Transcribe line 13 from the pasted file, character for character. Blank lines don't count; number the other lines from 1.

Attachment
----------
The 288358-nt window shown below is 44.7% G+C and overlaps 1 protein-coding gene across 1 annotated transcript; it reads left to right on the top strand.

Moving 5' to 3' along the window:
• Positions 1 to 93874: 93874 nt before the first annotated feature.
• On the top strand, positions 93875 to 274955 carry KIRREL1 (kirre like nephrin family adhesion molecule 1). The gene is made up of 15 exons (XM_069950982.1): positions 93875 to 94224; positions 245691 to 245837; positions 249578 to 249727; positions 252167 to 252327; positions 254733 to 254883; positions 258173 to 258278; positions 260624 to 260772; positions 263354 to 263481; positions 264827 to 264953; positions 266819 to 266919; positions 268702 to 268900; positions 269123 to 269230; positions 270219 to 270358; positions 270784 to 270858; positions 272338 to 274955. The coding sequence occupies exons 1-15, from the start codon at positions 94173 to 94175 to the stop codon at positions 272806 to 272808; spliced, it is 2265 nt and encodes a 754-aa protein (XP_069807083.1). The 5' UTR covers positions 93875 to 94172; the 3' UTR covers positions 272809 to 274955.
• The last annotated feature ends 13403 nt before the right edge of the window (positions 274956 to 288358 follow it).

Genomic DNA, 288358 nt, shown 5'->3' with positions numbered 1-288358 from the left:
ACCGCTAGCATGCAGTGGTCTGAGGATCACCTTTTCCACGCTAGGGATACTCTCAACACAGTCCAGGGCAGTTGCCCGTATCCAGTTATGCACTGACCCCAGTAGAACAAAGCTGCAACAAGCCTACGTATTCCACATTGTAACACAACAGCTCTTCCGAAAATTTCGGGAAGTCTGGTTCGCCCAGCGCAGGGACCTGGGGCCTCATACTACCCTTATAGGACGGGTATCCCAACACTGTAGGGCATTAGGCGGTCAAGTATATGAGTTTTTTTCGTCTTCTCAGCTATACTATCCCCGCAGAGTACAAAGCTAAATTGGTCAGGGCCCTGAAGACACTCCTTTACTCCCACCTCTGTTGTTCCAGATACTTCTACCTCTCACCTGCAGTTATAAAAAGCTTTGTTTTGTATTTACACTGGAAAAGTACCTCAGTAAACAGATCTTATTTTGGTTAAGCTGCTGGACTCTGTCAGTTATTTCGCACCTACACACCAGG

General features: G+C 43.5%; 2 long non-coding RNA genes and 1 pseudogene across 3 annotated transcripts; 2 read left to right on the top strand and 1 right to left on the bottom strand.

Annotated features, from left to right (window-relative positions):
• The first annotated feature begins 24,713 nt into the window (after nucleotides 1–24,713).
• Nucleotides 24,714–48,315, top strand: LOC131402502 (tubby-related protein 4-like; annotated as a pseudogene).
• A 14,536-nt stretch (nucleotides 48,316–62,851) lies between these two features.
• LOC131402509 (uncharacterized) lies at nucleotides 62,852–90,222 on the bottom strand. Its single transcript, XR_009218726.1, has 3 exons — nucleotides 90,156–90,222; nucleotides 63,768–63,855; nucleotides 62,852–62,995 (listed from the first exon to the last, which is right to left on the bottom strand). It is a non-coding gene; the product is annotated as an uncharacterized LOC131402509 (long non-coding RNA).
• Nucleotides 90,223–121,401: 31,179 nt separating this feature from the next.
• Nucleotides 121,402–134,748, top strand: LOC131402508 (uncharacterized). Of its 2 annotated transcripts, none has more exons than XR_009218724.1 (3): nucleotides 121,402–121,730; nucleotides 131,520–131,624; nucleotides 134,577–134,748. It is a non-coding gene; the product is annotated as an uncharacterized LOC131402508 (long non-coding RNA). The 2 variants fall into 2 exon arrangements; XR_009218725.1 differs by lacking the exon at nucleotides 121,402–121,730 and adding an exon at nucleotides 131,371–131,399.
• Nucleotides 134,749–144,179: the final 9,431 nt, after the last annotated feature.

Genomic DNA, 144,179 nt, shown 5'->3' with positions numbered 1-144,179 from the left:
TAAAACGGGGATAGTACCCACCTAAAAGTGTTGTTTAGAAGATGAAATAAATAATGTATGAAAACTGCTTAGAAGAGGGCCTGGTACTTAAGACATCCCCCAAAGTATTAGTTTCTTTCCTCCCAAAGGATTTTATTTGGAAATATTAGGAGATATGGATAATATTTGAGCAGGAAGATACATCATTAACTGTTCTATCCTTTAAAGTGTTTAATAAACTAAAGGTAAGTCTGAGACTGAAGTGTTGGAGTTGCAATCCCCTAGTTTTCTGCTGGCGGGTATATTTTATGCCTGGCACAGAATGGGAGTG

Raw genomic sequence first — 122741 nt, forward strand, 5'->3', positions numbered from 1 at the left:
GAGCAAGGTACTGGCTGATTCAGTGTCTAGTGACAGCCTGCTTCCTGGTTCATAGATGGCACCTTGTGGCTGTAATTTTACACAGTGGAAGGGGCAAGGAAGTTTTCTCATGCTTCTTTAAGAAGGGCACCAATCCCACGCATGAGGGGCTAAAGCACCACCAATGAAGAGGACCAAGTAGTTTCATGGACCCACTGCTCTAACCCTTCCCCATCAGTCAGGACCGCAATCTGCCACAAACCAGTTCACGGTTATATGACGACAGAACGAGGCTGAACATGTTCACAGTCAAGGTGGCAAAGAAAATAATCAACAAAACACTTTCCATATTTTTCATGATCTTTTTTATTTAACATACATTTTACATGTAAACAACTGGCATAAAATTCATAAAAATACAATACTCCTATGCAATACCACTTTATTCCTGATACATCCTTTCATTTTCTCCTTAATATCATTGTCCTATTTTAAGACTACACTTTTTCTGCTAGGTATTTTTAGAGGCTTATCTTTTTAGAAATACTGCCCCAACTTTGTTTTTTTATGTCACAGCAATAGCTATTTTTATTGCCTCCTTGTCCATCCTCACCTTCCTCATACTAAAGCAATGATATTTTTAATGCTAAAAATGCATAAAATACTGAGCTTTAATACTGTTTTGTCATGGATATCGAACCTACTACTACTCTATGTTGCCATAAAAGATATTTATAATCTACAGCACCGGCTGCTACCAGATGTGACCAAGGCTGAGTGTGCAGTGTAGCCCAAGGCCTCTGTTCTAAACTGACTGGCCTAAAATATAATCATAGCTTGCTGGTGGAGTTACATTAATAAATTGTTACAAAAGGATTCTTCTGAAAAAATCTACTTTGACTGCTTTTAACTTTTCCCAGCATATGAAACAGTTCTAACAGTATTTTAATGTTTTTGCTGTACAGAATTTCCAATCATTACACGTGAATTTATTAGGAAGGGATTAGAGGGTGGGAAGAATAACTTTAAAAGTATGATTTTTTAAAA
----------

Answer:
• LOC131402509 (uncharacterized) lies at nucleotides 62,852–90,222 on the bottom strand. Its single transcript, XR_009218726.1, has 3 exons — nucleotides 90,156–90,222; nucleotides 63,768–63,855; nucleotides 62,852–62,995 (listed from the first exon to the last, which is right to left on the bottom strand). It is a non-coding gene; the product is annotated as an uncharacterized LOC131402509 (long non-coding RNA).